We have exercise physiologists on staff, but for the person who needs motivation and support to begin exercise, we may involve a social worker on the team or a nurse who gives a person emotional support and reinforcement around everyday activity. Just getting that feedback from our staff in-between visits with their primary care provider is helpful. We have heard from physicians that these patients are engaged and are on their way to improvement.
On the other end of the spectrum, we have also coached the JDRF’s Ride to Cure bicyclists. These include highly motivated people who are riding across the U.S. We have also had several people who have done triathlons and marathons. We have had two graduates of our program who have done the Ironman.
DiabetesCare.net: Is diabetes coaching also for regular people with smaller exercise-related goals?
Weingard: We do help people that come to our site who ask for coaching directly, and those are the self pay folks. Many of the people we are helping are type 2s, and they are not athletes. They are people struggling every day. They may be in denial about their conditions. They might not see the doctor for 6 months. They may have gone on medications and stopped it. They need emotional support, a coach. We are someone on the Internet with diabetes expertise and credentials who gets to know them. These people need individualized attention.
DiabetesCare.net: Can you describe how diabetes coaches` approaches differ from the traditional diabetes education paradigm?
Weingard: For the last 20 years, primary care physicians and healthcare payers have been periodically trying to reduce costs and improve care at the same time—a difficult balancing act. One method has been to have registered nurses who are not diabetes educators responsible for answering the phone lines in these practices.
This phone model is expensive and it is not how the world has evolved. People like to use e-mail, text messaging, and connect through Facebook. It doesn’t matter to us how we communicate, but that we are connecting with our people on a personal basis where they trust us and they want us to help them with their diabetes management.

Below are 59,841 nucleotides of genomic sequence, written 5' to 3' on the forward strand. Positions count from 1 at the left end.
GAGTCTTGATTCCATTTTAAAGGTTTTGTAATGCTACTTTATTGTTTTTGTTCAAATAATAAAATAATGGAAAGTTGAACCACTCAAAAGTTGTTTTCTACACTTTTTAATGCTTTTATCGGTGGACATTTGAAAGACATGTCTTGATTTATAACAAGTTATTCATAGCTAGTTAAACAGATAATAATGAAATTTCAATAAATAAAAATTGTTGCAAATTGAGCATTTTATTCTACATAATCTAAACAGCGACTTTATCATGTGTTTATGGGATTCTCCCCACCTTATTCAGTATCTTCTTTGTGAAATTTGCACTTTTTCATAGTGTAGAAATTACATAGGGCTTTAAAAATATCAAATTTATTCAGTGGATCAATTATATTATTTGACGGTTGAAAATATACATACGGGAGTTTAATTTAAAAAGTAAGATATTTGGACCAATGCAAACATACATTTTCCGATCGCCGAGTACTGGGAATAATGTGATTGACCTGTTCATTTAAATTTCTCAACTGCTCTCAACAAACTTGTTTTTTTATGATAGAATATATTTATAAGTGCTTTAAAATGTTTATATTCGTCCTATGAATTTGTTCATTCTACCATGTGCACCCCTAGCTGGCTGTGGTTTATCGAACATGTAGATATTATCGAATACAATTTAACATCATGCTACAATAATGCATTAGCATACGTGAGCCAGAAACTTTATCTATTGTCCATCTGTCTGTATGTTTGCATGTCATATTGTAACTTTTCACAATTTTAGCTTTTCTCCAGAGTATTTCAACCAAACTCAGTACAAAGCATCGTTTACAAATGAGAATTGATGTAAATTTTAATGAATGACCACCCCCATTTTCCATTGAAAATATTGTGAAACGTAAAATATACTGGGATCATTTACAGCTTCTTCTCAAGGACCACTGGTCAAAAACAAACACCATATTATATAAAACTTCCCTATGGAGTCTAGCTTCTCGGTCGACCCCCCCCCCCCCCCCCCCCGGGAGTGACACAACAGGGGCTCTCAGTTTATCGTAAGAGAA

The real trick is to find a way to engage people with diabetes. It is one thing to connect with them, but to really improve their health, you have to gain their trust to improve their primary care. We focus on leveraging a multi-disciplinary team of diabetes experts, and engage patients on what they want to focus their energies on and moving them along with a continuum of care.
DiabetesCare.net: Insurers and healthcare companies have been looking for proactive, innovative ways to protect against chronic conditions like diabetes. Is this why Fit4D has partnered with such companies?
Weingard: We work with the companies that develop a relationship with the patients, especially the pharmaceutical companies who want to keep adherence to their brands or with companies who want their employees to participate in a diabetes program.
We are a market innovator. I was in a key e-business role at Microsoft, and I left there because of my personal commitment to improve the lives of the diabetes population. Fit4D optimizes the mix of technology and the human contact and expertise of the certified diabetes educator.
For companies that are looking for innovation, whether they be a pharmaceutical company or an insurance company, they don’t want to just give their customers over to anyone, and they understand what we do.
DiabetesCare.net: You said you are blending technology and diabetes education, is it also about the way we are communicating and how we treat diabetes today?
Weingard: Absolutely. There is a lot of information on the net, but we are about being credible and personalizing the information. We are an extension of the physician’s office. We can be there for behavioral and lifestyle support in-between visits—that is key.